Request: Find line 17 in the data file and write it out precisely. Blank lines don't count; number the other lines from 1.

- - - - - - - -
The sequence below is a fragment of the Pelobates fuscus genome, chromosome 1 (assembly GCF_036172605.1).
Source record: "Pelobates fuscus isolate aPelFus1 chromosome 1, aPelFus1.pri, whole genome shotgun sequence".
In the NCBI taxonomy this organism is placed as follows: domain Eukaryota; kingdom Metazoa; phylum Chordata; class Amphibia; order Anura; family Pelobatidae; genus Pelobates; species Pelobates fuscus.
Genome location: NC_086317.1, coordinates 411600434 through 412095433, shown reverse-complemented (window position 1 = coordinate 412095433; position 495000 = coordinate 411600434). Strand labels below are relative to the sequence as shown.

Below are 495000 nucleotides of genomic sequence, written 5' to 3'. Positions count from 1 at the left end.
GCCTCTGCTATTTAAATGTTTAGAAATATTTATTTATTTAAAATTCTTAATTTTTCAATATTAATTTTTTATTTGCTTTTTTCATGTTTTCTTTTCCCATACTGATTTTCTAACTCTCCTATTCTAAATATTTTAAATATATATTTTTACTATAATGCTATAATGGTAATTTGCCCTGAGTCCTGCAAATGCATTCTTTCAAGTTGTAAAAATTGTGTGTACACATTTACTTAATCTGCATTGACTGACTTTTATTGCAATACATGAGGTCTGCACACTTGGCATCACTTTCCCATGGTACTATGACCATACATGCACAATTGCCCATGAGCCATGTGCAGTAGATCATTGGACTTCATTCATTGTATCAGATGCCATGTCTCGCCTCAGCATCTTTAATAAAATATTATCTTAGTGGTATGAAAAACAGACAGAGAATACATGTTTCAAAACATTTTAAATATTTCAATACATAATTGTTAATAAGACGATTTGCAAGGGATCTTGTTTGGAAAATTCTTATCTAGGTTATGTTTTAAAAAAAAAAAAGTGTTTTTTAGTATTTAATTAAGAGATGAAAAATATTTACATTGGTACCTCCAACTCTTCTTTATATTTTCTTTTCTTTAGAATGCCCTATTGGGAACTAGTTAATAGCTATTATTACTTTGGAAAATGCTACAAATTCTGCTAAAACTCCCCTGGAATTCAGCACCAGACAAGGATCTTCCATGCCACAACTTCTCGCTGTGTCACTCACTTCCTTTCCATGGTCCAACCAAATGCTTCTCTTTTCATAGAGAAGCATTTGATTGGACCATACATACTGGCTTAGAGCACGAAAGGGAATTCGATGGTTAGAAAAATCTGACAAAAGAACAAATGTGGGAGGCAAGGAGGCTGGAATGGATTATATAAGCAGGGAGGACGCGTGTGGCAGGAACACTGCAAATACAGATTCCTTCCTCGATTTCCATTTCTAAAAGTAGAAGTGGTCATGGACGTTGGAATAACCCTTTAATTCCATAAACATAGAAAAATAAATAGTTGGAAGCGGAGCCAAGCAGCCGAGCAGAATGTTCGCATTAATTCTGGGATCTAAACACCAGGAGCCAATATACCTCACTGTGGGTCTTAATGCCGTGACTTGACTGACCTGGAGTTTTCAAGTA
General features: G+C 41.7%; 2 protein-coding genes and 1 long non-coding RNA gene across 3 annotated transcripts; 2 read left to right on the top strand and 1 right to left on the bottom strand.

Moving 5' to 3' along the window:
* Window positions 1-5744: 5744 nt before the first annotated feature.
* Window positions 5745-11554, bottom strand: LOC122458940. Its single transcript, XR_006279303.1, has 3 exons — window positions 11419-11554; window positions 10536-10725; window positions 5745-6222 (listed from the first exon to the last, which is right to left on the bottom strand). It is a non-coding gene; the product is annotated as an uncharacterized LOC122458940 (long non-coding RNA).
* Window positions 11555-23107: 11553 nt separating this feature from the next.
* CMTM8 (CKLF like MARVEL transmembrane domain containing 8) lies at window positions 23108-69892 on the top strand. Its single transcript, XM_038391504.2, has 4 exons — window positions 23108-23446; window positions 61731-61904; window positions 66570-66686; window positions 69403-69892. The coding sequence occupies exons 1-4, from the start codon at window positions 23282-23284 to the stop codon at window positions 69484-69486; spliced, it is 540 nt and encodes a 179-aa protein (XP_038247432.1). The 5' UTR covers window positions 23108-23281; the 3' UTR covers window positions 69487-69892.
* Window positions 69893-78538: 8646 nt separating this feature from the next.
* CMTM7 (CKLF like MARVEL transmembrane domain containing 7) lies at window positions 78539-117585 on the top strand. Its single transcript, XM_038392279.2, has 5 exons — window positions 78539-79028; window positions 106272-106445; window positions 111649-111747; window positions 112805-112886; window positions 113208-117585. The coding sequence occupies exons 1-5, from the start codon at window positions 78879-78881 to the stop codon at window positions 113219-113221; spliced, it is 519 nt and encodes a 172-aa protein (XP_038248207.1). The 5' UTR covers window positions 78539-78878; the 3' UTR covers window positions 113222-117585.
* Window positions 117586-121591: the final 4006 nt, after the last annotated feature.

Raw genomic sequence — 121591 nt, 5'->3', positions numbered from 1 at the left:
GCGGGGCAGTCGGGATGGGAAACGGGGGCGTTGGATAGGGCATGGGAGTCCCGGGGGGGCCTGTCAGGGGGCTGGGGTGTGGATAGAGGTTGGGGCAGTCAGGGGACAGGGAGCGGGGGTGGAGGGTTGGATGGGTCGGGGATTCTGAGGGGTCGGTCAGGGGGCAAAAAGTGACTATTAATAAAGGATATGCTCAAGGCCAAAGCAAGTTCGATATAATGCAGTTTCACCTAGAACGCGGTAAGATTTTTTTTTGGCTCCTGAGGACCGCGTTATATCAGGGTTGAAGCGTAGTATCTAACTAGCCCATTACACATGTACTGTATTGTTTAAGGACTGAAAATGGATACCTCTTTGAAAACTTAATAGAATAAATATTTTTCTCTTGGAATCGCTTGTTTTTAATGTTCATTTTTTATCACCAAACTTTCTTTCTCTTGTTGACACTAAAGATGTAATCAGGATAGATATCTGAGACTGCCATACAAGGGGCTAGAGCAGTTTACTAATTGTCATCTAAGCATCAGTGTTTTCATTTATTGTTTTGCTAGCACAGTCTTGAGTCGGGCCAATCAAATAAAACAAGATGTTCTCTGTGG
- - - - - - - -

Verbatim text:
GCGGGGCAGTCGGGATGGGAAACGGGGGCGTTGGATAGGGCATGGGAGTCCCGGGGGGGCCTGTCAGGGGGCTGGGGTGTGGATAGAGGTTGGGGCAGTCAGGGGACAGGGAGCGGGGGTGGAGGGTTGGATGGGTCGGGGATTCTGAGGGGTCGGTCAGGGGGCAAAAAGTGACTATTAATAAAGGATATGCTCAAGGCCAAAGCAAGTTCGATATAATGCAGTTTCACCTAGAACGCGGTAAGATTTTTTTTTGGCTCCTGAGGACCGCGTTATATCAGGGTTGAAGCGTAGTATCTAACTAGCCCATTACACATGTACTGTATTGTTTAAGGACTGAAAATGGATACCTCTTTGAAAACTTAATAGAATAAATATTTTTCTCTTGGAATCGCTTGTTTTTAATGTTCATTTTTTATCACCAAACTTTCTTTCTCTTGTTGACACTAAAGATGTAATCAGGATAGATATCTGAGACTGCCATACAAGGGGCTAGAGCAGTTTACTAATTGTCATCTAAGCATCAGTGTTTTCATTTATTGTTTTGCTAGCACAGTCTTGAGTCGGGCCAATCAAATAAAACAAGATGTTCTCTGTGG